Earth  ID: 11911

Mount St. Helens at 35

On May 18, 1980, Mount St. Helens experienced a cataclysmic flank collapse, avalanche, and explosion that killed 57 people and displaced many others. The event dramatically reshaped the volcano and surrounding land in southwest Washington. Now, 35 years later, satellites in orbit and scientists on the ground still monitor the mountain and track the recovery. The mountain’s north flank was the site of the collapse and lateral explosion that devastated 150 square miles of the landscape. Deposits from the landslide on the north flank buried the valley of the North Fork Toutle River with debris up to 600 feet deep in some places. Rivers have since reworked their way across the landscape, and new vegetation has greened up much of the land. Watch the video for a 360-degree view of Mount St. Helens as it appeared on April 30, 2015.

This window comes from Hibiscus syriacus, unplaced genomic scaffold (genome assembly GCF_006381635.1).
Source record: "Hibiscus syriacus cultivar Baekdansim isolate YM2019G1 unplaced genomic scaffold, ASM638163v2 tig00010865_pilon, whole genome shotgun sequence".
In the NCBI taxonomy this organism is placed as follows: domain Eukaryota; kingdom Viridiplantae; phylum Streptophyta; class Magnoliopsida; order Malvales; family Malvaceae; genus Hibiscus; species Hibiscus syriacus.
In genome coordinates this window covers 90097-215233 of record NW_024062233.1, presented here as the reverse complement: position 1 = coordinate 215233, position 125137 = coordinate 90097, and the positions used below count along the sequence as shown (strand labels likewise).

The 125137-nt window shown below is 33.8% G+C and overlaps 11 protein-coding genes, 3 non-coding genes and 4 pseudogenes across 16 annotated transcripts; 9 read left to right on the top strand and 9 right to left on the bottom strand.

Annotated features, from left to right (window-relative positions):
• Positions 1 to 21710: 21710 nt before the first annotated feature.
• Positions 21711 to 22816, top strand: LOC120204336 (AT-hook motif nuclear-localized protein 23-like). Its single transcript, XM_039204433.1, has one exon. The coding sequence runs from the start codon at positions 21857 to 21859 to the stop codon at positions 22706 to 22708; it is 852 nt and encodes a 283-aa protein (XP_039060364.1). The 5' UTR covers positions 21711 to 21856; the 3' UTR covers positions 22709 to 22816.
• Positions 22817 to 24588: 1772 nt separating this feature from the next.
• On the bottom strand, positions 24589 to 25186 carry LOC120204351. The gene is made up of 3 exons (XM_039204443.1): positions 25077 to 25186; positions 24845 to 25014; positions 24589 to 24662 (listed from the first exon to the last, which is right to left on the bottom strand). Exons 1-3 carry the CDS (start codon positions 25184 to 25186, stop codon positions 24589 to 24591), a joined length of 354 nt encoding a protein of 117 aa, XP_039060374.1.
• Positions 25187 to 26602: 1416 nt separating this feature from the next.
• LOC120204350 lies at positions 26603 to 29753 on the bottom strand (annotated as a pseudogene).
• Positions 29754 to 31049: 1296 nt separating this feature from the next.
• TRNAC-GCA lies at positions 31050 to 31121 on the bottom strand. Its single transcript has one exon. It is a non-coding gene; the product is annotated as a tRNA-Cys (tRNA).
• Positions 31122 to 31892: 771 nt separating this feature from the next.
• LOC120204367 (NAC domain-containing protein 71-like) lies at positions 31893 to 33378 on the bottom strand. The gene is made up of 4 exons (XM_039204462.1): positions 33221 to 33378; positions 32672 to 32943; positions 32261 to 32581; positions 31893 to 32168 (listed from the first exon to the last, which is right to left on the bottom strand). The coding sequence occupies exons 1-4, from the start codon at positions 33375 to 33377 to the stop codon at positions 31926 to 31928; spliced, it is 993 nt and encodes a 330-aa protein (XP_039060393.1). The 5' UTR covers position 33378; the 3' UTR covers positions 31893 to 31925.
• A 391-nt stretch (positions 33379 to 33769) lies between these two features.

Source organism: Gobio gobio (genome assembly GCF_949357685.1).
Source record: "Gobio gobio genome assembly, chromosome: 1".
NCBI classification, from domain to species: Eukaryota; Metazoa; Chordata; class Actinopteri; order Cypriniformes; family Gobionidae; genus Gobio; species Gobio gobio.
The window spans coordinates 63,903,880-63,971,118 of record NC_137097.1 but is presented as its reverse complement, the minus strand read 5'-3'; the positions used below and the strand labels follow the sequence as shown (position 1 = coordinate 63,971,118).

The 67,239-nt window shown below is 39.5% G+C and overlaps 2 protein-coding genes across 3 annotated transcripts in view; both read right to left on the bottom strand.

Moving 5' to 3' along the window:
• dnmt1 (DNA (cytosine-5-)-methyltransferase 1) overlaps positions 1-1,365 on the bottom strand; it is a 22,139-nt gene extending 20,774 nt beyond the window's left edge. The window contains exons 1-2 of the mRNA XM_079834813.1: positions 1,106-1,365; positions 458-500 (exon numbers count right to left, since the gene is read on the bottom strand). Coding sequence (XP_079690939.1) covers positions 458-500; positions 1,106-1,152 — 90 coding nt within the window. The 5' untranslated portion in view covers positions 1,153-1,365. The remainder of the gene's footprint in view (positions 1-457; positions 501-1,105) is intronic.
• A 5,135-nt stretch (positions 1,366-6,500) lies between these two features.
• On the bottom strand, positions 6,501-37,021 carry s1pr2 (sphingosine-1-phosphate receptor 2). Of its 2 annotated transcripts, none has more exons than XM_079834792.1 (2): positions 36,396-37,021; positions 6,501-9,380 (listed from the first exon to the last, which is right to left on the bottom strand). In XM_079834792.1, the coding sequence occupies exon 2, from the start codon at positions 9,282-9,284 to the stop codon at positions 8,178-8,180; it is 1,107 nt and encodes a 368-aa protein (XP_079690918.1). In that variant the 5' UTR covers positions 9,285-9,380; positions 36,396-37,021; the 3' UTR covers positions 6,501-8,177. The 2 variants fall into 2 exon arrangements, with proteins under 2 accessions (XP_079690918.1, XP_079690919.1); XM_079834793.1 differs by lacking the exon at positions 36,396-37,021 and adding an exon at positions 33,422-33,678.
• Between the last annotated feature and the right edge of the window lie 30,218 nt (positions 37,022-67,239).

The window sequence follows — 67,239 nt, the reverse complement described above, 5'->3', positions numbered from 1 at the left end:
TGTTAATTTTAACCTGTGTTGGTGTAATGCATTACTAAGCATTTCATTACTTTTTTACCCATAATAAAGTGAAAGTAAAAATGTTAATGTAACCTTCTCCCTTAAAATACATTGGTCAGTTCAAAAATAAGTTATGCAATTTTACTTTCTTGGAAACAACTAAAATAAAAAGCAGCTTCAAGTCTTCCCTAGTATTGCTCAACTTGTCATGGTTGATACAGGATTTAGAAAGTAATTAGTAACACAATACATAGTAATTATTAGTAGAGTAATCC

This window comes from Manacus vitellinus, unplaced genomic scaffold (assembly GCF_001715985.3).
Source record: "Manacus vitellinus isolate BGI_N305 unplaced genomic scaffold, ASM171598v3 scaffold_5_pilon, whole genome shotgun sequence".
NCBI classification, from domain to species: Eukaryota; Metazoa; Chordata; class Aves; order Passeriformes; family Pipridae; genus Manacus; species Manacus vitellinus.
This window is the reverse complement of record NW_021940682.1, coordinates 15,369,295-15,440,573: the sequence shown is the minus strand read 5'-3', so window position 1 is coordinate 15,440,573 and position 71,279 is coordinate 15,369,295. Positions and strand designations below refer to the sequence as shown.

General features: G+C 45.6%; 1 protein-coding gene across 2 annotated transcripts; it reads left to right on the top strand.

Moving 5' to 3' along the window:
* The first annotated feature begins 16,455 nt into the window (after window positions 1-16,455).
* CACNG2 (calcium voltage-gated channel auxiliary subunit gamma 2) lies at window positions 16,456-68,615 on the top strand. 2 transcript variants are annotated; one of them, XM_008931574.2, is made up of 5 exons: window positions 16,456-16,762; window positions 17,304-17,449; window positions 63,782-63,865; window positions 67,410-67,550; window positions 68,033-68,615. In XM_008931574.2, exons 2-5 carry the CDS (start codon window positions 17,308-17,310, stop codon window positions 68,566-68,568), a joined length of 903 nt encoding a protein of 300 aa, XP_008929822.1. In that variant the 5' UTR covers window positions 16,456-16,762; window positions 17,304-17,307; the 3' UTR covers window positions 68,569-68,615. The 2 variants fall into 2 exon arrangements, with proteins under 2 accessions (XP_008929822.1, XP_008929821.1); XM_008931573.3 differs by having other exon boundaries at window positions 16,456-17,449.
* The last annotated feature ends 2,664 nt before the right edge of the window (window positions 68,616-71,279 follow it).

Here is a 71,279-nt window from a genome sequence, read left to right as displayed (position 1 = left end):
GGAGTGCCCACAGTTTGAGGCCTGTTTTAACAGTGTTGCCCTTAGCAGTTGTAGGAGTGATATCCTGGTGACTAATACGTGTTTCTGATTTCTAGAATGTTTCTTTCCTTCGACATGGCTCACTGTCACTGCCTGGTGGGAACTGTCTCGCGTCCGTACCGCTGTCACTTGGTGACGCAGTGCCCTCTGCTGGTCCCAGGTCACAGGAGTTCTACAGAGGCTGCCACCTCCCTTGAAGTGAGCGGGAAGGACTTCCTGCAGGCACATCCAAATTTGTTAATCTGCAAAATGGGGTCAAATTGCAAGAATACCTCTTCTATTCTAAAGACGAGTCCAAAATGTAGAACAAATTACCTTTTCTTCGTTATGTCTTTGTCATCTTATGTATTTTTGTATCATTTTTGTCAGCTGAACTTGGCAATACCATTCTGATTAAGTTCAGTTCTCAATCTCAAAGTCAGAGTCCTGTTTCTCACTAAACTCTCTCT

For More Information

NASA Earth Observatory

Story Credits

Lead Visualizer/Animator:
Joshua Stevens (SSAI)

Jesse Allen (SSAI)

Lead Writer:
Adam P. Voiland (SSAI)

Mike Carlowicz (SSAI)

Please give credit for this item to:
NASA's Earth Observatory
Photos courtesy of USGS/Harry Glicken

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